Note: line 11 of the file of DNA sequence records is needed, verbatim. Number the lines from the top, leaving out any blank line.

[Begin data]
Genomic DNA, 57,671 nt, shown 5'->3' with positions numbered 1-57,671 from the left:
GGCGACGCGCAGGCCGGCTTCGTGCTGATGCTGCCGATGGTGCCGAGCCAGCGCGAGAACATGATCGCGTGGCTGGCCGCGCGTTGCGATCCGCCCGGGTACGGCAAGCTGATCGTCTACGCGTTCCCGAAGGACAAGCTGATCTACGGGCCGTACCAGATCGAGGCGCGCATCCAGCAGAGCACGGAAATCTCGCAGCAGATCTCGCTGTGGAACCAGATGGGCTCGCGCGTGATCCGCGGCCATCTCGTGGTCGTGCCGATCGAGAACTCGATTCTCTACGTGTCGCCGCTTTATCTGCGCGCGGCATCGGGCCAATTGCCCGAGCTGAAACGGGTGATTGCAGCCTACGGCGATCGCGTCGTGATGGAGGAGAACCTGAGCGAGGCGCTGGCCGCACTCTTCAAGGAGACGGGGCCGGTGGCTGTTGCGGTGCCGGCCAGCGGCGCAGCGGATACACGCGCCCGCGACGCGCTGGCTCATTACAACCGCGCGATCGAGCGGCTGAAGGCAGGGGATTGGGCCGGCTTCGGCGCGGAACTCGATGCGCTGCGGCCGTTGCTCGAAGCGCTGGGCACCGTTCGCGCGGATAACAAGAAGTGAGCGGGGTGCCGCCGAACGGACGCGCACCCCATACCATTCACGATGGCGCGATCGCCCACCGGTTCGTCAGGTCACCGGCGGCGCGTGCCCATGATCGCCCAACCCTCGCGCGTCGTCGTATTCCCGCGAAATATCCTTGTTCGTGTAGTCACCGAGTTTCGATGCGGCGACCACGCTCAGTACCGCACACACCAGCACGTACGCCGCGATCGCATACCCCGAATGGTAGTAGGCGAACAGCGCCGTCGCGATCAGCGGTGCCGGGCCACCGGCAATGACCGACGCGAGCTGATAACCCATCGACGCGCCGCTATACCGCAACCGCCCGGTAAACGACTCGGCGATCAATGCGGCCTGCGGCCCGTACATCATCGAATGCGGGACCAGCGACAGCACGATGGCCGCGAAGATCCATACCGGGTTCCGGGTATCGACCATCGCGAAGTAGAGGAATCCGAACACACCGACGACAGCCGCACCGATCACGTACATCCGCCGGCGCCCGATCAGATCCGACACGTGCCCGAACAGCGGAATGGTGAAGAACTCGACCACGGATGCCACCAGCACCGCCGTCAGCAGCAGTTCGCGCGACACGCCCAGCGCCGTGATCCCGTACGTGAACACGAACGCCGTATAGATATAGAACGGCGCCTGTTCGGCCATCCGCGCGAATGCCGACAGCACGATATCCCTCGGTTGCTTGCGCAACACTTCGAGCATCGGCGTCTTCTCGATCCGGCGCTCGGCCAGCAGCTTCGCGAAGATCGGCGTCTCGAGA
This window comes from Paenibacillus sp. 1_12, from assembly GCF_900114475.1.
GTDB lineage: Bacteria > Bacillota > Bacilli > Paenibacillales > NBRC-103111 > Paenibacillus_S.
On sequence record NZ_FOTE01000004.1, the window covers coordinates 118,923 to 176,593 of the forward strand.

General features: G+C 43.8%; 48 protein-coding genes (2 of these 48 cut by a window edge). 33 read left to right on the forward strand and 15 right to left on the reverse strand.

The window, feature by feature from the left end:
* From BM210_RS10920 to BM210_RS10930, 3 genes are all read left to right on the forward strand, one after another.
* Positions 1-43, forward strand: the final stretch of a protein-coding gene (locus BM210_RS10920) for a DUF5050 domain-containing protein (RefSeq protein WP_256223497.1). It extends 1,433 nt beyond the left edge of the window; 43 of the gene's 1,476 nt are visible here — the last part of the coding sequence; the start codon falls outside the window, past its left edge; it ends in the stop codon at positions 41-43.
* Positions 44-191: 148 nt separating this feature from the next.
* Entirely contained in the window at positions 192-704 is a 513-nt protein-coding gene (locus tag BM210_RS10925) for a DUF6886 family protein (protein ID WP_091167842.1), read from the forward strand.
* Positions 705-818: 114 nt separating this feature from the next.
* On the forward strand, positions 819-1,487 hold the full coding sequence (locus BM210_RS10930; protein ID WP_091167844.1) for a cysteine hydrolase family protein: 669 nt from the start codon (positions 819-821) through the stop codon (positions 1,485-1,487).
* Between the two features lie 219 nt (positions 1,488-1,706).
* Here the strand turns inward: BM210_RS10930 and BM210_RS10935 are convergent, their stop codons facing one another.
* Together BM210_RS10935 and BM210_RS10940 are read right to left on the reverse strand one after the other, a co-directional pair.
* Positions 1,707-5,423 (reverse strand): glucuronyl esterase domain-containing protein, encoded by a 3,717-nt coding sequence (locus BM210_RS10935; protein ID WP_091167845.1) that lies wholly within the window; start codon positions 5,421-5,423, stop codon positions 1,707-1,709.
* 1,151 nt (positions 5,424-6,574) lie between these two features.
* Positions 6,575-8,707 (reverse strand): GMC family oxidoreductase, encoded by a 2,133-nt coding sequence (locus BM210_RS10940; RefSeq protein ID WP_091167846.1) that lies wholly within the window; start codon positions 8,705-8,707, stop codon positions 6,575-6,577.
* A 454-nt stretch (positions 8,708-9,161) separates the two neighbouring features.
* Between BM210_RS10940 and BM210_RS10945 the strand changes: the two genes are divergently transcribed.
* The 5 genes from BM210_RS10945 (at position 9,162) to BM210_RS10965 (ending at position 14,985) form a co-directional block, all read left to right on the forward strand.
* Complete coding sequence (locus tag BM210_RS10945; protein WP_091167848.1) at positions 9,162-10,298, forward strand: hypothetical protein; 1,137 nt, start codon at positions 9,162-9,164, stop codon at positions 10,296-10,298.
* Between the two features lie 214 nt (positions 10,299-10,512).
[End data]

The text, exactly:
* Entirely contained in the window at positions 192-704 is a 513-nt protein-coding gene (locus tag BM210_RS10925) for a DUF6886 family protein (protein ID WP_091167842.1), read from the forward strand.